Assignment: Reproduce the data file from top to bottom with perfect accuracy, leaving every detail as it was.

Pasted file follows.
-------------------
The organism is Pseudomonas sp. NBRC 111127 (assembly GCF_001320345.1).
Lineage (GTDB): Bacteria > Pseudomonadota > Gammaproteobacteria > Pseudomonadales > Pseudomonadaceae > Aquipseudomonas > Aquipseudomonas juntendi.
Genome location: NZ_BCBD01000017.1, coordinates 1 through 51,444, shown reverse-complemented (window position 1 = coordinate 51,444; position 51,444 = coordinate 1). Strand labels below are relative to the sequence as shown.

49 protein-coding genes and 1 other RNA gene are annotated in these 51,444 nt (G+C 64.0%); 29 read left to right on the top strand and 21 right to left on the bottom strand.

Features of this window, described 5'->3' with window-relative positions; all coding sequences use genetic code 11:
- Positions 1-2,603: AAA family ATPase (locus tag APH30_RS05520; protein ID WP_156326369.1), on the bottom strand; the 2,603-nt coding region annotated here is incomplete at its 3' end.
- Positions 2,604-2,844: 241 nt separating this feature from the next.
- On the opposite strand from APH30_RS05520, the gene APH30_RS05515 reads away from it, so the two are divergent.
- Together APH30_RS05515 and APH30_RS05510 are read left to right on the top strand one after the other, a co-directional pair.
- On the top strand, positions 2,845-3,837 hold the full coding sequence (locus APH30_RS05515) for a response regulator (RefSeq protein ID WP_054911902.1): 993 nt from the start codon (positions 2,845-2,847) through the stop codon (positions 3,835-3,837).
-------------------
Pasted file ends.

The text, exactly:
The organism is Pseudomonas sp. NBRC 111127 (assembly GCF_001320345.1).
Lineage (GTDB): Bacteria > Pseudomonadota > Gammaproteobacteria > Pseudomonadales > Pseudomonadaceae > Aquipseudomonas > Aquipseudomonas juntendi.
Genome location: NZ_BCBD01000017.1, coordinates 1 through 51,444, shown reverse-complemented (window position 1 = coordinate 51,444; position 51,444 = coordinate 1). Strand labels below are relative to the sequence as shown.

49 protein-coding genes and 1 other RNA gene are annotated in these 51,444 nt (G+C 64.0%); 29 read left to right on the top strand and 21 right to left on the bottom strand.

Features of this window, described 5'->3' with window-relative positions; all coding sequences use genetic code 11:
- Positions 1-2,603: AAA family ATPase (locus tag APH30_RS05520; protein ID WP_156326369.1), on the bottom strand; the 2,603-nt coding region annotated here is incomplete at its 3' end.
- Positions 2,604-2,844: 241 nt separating this feature from the next.
- On the opposite strand from APH30_RS05520, the gene APH30_RS05515 reads away from it, so the two are divergent.
- Together APH30_RS05515 and APH30_RS05510 are read left to right on the top strand one after the other, a co-directional pair.
- On the top strand, positions 2,845-3,837 hold the full coding sequence (locus APH30_RS05515) for a response regulator (RefSeq protein ID WP_054911902.1): 993 nt from the start codon (positions 2,845-2,847) through the stop codon (positions 3,835-3,837).